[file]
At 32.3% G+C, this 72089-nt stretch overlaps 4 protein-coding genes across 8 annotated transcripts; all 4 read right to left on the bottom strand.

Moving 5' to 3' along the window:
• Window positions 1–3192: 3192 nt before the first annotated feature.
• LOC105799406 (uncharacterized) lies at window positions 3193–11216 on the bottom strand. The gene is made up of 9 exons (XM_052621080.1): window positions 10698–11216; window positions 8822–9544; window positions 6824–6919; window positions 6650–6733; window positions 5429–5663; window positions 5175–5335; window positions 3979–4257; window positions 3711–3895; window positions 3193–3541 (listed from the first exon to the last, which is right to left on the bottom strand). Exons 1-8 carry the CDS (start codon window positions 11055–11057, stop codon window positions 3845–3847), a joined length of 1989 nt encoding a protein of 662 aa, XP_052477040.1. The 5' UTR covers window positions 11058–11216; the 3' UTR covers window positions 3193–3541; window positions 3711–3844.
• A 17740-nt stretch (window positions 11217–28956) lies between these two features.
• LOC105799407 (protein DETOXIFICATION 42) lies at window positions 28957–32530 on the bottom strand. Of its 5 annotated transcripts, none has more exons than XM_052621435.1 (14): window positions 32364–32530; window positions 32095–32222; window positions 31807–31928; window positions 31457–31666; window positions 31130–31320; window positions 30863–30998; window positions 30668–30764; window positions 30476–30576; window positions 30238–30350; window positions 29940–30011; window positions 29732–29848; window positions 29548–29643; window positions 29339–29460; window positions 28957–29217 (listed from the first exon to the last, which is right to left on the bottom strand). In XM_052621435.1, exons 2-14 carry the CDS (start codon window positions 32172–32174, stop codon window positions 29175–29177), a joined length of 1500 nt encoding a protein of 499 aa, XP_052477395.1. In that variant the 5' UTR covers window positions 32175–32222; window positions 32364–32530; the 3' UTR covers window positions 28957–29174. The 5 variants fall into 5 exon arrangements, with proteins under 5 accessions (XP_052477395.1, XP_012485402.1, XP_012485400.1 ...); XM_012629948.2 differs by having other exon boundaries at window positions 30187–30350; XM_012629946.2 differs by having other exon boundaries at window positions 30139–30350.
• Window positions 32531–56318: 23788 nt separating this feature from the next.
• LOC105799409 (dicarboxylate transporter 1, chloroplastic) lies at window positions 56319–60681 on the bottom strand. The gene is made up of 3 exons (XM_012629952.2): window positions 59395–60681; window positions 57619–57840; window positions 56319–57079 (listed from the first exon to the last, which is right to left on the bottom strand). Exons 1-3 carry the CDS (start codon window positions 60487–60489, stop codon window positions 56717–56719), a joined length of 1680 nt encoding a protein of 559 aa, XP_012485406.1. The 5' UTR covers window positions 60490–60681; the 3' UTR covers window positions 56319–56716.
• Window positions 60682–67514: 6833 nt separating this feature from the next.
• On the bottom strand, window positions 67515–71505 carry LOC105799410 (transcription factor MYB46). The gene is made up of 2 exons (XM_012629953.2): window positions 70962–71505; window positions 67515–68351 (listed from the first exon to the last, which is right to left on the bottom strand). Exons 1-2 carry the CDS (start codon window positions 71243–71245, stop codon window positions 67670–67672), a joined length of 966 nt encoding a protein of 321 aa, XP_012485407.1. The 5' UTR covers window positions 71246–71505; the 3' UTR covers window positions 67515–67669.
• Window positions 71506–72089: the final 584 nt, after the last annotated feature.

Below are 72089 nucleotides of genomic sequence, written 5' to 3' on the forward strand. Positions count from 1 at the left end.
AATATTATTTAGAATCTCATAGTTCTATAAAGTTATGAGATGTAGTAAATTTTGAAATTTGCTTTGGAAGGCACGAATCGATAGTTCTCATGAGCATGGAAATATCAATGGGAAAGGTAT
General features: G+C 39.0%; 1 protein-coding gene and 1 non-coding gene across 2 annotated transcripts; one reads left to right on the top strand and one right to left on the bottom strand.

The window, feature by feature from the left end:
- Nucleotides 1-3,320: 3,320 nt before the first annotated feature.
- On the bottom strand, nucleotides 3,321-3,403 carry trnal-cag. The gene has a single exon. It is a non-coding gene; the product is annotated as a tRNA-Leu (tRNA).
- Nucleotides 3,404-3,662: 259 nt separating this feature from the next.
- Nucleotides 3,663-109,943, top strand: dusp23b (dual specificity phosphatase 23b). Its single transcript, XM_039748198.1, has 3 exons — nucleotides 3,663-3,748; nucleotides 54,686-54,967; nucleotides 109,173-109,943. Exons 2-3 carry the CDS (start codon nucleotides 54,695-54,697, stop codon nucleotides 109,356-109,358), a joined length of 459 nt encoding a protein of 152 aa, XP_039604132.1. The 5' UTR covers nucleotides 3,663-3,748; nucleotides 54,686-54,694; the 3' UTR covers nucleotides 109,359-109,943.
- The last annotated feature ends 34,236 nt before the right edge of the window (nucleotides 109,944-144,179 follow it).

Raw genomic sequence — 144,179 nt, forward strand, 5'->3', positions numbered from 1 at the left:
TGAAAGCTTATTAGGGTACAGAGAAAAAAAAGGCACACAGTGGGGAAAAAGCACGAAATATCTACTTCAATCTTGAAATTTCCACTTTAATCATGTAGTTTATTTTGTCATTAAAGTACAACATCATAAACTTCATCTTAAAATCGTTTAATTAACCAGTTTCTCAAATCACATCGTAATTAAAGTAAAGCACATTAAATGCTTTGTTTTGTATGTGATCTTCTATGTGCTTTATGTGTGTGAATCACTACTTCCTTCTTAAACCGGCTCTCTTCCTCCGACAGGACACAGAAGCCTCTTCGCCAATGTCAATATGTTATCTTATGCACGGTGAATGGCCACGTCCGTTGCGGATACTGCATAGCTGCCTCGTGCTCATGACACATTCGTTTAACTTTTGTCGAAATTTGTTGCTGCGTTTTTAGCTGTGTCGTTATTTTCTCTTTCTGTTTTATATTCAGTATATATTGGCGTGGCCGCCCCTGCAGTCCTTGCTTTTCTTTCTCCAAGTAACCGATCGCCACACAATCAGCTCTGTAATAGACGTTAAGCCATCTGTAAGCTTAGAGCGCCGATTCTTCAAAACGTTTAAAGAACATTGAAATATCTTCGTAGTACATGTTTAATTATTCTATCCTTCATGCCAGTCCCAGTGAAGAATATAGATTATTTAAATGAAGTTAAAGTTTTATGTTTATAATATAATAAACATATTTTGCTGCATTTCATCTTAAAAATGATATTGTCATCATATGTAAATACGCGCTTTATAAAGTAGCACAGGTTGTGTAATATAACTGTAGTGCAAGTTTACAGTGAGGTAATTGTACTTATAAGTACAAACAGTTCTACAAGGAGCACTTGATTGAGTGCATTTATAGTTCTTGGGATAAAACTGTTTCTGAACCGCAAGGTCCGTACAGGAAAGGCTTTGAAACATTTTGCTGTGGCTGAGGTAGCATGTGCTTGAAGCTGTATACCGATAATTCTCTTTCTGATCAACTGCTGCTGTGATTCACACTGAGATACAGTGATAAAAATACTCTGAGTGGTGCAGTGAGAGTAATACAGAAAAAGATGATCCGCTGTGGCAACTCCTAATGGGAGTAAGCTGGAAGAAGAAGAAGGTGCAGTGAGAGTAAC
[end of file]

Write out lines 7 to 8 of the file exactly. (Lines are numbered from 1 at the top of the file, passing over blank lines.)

• Window positions 32531–56318: 23788 nt separating this feature from the next.
• LOC105799409 (dicarboxylate transporter 1, chloroplastic) lies at window positions 56319–60681 on the bottom strand. The gene is made up of 3 exons (XM_012629952.2): window positions 59395–60681; window positions 57619–57840; window positions 56319–57079 (listed from the first exon to the last, which is right to left on the bottom strand). Exons 1-3 carry the CDS (start codon window positions 60487–60489, stop codon window positions 56717–56719), a joined length of 1680 nt encoding a protein of 559 aa, XP_012485406.1. The 5' UTR covers window positions 60490–60681; the 3' UTR covers window positions 56319–56716.